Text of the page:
Hyperglycemia means that you have too much blood glucose. It happens when your blood glucose level is around 200 mg/dL or higher. Hyperglycemia can happen if you miss taking your diabetes medications, eat too much or do not get enough exercise. Sometimes, the medications you take for other problems cause high blood glucose.

    Symptoms of hyperglycemia include:

    • Having blurry vision
    • Having to urinate often

    If you have these symptoms, check your blood glucose right away. If its too high, follow these steps:

    • Check your blood glucose every four hours. If your level does not go down after two checks or your symptoms get worse, call a member of your diabetes team.
    • Drink water or other sugar-free liquids, such as diet soda or Crystal Light.
    • You may need to take an extra dose of insulin. Your diabetes educator talks with you more about this.

    How Common Is Low Blood Glucose

    Low blood glucose is common among people with type 1 diabetes and among people with type 2 diabetes who take insulin or some other diabetes medicines. In a large global study of people with diabetes who take insulin, 4 in 5 people with type 1 diabetes and nearly half of those with type 2 diabetes reported a low blood sugar event at least once over a 4-week period.2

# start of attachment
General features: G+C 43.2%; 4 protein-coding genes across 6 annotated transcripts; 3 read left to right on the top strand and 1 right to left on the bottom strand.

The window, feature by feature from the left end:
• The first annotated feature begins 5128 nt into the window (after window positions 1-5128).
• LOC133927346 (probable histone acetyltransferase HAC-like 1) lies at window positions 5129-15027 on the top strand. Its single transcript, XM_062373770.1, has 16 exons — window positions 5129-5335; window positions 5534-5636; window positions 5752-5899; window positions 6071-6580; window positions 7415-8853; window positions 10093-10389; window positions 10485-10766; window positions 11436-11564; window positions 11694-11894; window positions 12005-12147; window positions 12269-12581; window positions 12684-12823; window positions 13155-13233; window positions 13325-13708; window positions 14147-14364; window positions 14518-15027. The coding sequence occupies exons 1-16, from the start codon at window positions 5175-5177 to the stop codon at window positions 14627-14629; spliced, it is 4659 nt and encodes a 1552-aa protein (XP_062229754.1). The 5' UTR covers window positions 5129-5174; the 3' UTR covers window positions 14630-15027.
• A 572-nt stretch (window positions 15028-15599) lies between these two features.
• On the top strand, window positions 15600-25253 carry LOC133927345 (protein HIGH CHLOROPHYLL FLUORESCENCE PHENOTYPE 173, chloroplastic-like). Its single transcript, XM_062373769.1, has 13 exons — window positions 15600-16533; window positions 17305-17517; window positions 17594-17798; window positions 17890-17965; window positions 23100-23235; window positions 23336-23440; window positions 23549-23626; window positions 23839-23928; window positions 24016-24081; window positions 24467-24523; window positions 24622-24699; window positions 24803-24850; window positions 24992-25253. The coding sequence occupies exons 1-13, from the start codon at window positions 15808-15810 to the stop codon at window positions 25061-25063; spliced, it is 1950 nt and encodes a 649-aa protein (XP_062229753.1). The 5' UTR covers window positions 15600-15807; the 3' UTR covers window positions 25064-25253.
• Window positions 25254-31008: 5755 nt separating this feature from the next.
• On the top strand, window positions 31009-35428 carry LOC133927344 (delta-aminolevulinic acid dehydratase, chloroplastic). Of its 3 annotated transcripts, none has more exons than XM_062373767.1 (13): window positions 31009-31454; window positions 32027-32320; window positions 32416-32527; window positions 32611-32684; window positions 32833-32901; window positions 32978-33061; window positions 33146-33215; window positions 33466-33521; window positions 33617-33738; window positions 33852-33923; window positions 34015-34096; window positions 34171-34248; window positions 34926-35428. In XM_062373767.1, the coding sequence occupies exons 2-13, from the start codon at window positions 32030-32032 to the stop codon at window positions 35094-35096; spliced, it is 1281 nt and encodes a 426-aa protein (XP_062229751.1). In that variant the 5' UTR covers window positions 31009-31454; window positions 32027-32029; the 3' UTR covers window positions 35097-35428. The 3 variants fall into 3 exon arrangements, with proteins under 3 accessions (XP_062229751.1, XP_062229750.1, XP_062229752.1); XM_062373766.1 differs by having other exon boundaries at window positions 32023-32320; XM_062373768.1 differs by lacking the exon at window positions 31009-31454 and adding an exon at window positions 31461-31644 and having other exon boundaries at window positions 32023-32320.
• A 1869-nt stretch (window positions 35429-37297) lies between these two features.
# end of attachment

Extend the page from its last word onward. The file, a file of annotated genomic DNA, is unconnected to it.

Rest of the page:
Severely low blood glucose, defined as when your blood glucose level drops so low you cant treat it yourself, is less common. Among U.S. adults with diabetes who take insulin or some diabetes medicines that help the pancreas release insulin into the blood, 2 in 100 may develop severely low blood glucose each year.3

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    How Can I Prevent Low Blood Glucose

    Your best bet is to practice good diabetes management and learn to detect hypoglycemia so you can treat it earlybefore it gets worse.

    Monitoring blood glucose, with either a meter or a CGM, is the tried and true method for preventing hypoglycemia. Studies consistently show that the more a person checks blood glucose, the lower his or her risk of hypoglycemia. This is because you can see when blood glucose levels are dropping and can treat it before it gets too low.

    If you can, check often!

    • Check before and after meals.
    • Check before and after exercise .
    • Check before bed.
    • After intense exercise, also check in the middle of the night.
    • Check more if things around you change such as, a new insulin routine, a different work schedule, an increase in physical activity, or travel across time zones.